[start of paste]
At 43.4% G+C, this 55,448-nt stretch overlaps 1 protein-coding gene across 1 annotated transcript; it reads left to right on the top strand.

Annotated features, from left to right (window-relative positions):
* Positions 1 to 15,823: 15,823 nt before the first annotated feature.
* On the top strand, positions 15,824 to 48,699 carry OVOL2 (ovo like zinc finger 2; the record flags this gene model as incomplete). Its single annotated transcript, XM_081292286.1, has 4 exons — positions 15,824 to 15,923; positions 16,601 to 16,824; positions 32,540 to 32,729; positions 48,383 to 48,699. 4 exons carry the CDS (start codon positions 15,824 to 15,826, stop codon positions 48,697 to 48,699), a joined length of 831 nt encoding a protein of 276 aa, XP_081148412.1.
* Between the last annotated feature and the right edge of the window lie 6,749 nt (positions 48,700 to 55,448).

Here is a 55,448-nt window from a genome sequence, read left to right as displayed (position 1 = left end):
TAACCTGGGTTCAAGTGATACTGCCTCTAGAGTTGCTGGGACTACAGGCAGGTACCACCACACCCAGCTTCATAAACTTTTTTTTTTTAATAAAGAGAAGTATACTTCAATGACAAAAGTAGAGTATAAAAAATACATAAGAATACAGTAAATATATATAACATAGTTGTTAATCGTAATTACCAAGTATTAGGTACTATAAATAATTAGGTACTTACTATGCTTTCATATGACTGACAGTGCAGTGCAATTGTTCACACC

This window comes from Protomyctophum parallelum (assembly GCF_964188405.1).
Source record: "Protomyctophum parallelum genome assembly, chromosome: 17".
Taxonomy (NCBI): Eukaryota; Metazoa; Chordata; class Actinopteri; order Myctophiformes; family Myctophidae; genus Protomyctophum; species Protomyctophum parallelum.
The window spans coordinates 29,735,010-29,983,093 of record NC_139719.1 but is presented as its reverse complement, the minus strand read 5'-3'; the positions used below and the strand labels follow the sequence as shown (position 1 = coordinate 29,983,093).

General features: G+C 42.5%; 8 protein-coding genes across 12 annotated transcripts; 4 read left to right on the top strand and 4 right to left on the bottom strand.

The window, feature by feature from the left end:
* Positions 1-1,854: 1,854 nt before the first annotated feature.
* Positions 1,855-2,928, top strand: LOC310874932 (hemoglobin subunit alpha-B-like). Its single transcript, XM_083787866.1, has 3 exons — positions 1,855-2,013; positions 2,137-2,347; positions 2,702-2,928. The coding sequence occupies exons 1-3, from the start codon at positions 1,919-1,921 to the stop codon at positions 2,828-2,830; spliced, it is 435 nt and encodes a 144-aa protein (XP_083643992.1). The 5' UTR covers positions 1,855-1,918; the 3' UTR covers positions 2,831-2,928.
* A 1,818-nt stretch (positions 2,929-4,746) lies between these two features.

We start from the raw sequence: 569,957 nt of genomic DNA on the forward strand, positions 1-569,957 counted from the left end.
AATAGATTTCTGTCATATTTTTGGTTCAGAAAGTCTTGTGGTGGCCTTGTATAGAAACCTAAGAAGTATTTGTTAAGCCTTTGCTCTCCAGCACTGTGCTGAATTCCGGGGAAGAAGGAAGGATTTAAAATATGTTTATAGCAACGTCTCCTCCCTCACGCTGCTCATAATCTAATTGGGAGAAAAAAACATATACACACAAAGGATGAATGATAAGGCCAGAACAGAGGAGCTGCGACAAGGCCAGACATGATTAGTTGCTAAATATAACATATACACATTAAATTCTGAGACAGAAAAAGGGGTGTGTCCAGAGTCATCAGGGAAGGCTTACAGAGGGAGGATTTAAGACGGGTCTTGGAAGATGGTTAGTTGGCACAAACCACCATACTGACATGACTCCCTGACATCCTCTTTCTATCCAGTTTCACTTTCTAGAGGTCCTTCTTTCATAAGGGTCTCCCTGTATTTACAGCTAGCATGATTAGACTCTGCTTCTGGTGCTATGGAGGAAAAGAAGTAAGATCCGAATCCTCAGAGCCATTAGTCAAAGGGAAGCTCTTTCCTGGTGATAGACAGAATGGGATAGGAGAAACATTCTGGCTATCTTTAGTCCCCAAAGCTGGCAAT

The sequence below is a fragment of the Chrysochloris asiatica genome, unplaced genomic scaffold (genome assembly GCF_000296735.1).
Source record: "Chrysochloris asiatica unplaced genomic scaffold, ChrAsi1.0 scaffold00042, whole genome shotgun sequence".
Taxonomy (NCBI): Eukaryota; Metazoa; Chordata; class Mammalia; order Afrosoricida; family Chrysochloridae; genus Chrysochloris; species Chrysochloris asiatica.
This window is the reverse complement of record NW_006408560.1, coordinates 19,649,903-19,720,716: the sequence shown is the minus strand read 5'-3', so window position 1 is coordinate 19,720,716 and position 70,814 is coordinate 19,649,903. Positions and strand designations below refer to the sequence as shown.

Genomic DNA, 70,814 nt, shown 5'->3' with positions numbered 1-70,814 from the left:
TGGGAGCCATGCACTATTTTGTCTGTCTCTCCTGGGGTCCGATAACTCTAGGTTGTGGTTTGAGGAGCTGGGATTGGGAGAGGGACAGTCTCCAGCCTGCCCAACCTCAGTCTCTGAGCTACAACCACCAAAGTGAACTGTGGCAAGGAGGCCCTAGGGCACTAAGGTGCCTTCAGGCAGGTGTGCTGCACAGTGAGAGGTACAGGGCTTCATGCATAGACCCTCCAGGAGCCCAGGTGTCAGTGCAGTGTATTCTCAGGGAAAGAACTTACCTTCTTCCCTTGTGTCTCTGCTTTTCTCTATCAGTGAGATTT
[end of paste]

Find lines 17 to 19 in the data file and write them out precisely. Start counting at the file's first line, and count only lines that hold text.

We start from the raw sequence: 569,957 nt of genomic DNA on the forward strand, positions 1-569,957 counted from the left end.
AATAGATTTCTGTCATATTTTTGGTTCAGAAAGTCTTGTGGTGGCCTTGTATAGAAACCTAAGAAGTATTTGTTAAGCCTTTGCTCTCCAGCACTGTGCTGAATTCCGGGGAAGAAGGAAGGATTTAAAATATGTTTATAGCAACGTCTCCTCCCTCACGCTGCTCATAATCTAATTGGGAGAAAAAAACATATACACACAAAGGATGAATGATAAGGCCAGAACAGAGGAGCTGCGACAAGGCCAGACATGATTAGTTGCTAAATATAACATATACACATTAAATTCTGAGACAGAAAAAGGGGTGTGTCCAGAGTCATCAGGGAAGGCTTACAGAGGGAGGATTTAAGACGGGTCTTGGAAGATGGTTAGTTGGCACAAACCACCATACTGACATGACTCCCTGACATCCTCTTTCTATCCAGTTTCACTTTCTAGAGGTCCTTCTTTCATAAGGGTCTCCCTGTATTTACAGCTAGCATGATTAGACTCTGCTTCTGGTGCTATGGAGGAAAAGAAGTAAGATCCGAATCCTCAGAGCCATTAGTCAAAGGGAAGCTCTTTCCTGGTGATAGACAGAATGGGATAGGAGAAACATTCTGGCTATCTTTAGTCCCCAAAGCTGGCAAT

The sequence below is a fragment of the Chrysochloris asiatica genome, unplaced genomic scaffold (genome assembly GCF_000296735.1).